Teacher Zone: Steps to Planning a School Trip to China

Teacher Zone: Steps to Planning a School Trip to China
By Eric M. Meyer
Senior Editor

A comprehensive guide for teachers planning a trip to China. If this is your first time taking a group of students on a trip, relax because we’ve got you covered. Just follow the below steps and soon you’ll be enjoying a trip of a lifetime. If you’ve already taken school groups on international trips before, keep reading because there may be important information that will help ease the planning.

7 Step Guide

Teacher Zone Steps to Planning a School Trip to China

1) Contact CET and let us know what kind of trip you’d like for your group. You can easily do this by filling out our online form here. We will reply to you within 12 hours with a tour proposal including itinerary and price.
(Important Note: prior to contacting our office, it’s a good idea to talk with your group about what types of activities you’d like to do and what kind of focus you prefer for your group – ie, historical, adventure activities, natural landscapes, ancient culture, modern culture, etc. We can tailor your tour to your specific needs and interests.)

2) Present the trip proposal to your school for approval (or follow your school’s requirements and procedures).

3) Present the trip proposal to your school’s Parent Committee. CET offers a letter which you can give to parents if you choose.

4) Promote your trip - If you don’t have a set group already, then now is the time to promote your trip. Effective methods include social media, emails, posters, school newsletters, etc.

5) Confirm the final number of participants and begin booking your international flight.

Expert Tips:

a) HOW MUCH IN ADVANCE – Airfare is usually the cheapest 2-6 months out. Specifically, winter is cheapest 60 days in advance, spring is cheapest 90 days in advance, summer is cheapest 45 days in advance, and autumn is cheapest 70 days in advance. For example, from Sydney to HK, the cheapest time is 14-23 weeks in advance. From NY to HK, is 9-16 weeks.

b) WHICH MONTH TO BOOK A FLIGHT – Booking a flight (not flying) is usually cheapest in September, August, and December. Booking is usually the most expensive in May and June.

c) WHICH DAY OF THE WEEK TO BOOK A FLIGHT –In general, for international flights, Sundays are the cheapest and Tuesdays and Wednesdays come in a close 2nd.

d) WHICH MONTH TO FLY – For the Northern Hemisphere, September through November are the cheapest months to fly, while June, July, and December are the most expensive. For the Southern Hemisphere, May is the cheapest and December is still the most expensive.

6) Apply for your China visas – Applying for the tourist visas for yourself and your students may seem like a daunting task the first time, but the paperwork is very straightforward, everything you need can be found online, and once you’ve finish the first two applications, you’ll fly through the rest like they were coming off an assembly line. (Note: you will need to mail your actual passport to the Chinese consulate/embassy where you’re requesting the visa along with the paperwork.)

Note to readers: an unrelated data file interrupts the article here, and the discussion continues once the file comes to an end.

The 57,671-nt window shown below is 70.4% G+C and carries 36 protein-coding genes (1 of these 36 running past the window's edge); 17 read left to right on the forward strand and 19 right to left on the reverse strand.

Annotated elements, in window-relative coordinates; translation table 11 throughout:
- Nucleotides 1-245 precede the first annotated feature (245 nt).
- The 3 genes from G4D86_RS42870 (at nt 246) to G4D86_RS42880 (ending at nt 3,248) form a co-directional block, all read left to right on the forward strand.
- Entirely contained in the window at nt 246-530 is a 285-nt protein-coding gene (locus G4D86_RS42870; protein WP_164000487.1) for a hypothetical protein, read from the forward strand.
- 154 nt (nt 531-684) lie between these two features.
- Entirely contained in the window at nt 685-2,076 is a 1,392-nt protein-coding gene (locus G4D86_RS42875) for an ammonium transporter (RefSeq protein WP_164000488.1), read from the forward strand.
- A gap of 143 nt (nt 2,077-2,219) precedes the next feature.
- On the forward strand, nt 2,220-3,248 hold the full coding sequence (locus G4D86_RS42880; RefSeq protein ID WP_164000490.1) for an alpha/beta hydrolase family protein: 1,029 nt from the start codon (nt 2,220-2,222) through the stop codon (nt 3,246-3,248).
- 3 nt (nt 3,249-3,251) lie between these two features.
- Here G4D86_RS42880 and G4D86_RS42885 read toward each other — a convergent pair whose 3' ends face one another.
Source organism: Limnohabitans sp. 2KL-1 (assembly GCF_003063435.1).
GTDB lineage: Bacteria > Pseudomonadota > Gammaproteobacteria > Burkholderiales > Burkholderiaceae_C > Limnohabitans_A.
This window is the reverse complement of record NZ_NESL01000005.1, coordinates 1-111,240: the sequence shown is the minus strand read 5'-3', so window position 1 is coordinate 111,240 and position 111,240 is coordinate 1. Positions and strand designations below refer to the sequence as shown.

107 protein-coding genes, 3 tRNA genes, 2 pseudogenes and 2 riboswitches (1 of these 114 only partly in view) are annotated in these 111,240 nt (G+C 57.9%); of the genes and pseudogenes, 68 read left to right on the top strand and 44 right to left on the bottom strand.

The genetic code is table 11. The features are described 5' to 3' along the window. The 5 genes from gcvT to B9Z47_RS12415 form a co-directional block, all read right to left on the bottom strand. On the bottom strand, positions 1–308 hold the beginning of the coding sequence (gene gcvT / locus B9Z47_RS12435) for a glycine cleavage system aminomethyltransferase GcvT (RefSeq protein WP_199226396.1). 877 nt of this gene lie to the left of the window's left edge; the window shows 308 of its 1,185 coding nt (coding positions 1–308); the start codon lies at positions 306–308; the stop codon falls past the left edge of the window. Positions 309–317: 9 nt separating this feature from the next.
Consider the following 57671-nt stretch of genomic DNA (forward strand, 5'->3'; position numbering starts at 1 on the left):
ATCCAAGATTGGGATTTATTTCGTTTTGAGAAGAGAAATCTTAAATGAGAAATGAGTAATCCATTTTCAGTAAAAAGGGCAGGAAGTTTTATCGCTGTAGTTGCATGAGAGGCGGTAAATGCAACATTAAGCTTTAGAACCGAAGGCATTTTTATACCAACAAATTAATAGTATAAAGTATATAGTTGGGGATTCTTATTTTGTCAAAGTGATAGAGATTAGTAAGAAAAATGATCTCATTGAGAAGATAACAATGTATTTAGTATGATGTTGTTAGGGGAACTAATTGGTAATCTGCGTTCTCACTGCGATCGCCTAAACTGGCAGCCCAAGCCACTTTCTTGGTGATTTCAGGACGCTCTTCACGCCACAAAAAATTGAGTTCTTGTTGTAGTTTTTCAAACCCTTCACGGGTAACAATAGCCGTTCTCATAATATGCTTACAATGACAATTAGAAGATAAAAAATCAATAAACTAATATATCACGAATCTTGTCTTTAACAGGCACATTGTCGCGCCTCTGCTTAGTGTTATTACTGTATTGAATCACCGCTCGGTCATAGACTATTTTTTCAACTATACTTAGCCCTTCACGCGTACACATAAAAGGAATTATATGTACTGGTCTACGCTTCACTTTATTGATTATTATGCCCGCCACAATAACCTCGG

The amount of time it takes to get your visas (and passports) back differ depending on the country, but for most countries, you should plan on 10-30 days including mail time.

7) Get ready! – Packing for a trip doesn’t start by digging through your closet the night before your flight leaves. There are several items which can really make extra nice and you’ll need time to shop and try out certain items way before you step onto your plane (ie, it’s never a good idea to break in a new pair of shoes on a trip; break them in at least a month prior to departure). Make a list (we’ve provided a pretty nice one here) of the things you’ll want to take, check online or in stores, and give yourself from 1-2 months to get everything you’ll need.

Chaperon-Student Ratio – We recommend 1 chaperon for every 8-10 middle or high school student; and 1 chaperon for every 3-5 primary school students.


General Suitcase Info

carry luggage

Remember that you may occasionally need to carry your luggage up stairs or lift it. On our tours, we make sure that whenever you need help, someone is there; however, you will be spending some time in airports, or even train or bus stations prior to, or after, our tour. In light of this, it’s important to bring luggage that is lightweight, not over packed, and has large, strong wheels (the larger the wheel, the easier the roll). Or if you prefer a backpack, make sure it can comfortably hold your items and is not overly large. 30L or 40L is a perfect size, while 50L is the upper limit for recommendations. 20L is usually too small for most people and 60L+ is usually too large.

Bring a change of clothes and essential toiletries with you in your carry-on luggage in case of a flight delay or missing luggage.